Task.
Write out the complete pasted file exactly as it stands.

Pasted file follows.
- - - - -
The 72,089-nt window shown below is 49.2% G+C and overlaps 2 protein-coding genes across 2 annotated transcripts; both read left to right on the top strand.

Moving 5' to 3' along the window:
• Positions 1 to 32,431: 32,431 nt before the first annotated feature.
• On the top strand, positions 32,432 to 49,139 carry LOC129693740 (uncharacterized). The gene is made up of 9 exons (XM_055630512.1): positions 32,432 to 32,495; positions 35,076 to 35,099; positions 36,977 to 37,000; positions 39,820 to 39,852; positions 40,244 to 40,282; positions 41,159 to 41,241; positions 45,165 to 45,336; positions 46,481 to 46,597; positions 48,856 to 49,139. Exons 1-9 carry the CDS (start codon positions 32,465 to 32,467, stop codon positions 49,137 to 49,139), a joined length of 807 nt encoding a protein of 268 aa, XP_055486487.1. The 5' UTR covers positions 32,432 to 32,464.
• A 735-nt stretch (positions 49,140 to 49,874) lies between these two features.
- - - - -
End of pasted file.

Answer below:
The 72,089-nt window shown below is 49.2% G+C and overlaps 2 protein-coding genes across 2 annotated transcripts; both read left to right on the top strand.

Moving 5' to 3' along the window:
• Positions 1 to 32,431: 32,431 nt before the first annotated feature.
• On the top strand, positions 32,432 to 49,139 carry LOC129693740 (uncharacterized). The gene is made up of 9 exons (XM_055630512.1): positions 32,432 to 32,495; positions 35,076 to 35,099; positions 36,977 to 37,000; positions 39,820 to 39,852; positions 40,244 to 40,282; positions 41,159 to 41,241; positions 45,165 to 45,336; positions 46,481 to 46,597; positions 48,856 to 49,139. Exons 1-9 carry the CDS (start codon positions 32,465 to 32,467, stop codon positions 49,137 to 49,139), a joined length of 807 nt encoding a protein of 268 aa, XP_055486487.1. The 5' UTR covers positions 32,432 to 32,464.
• A 735-nt stretch (positions 49,140 to 49,874) lies between these two features.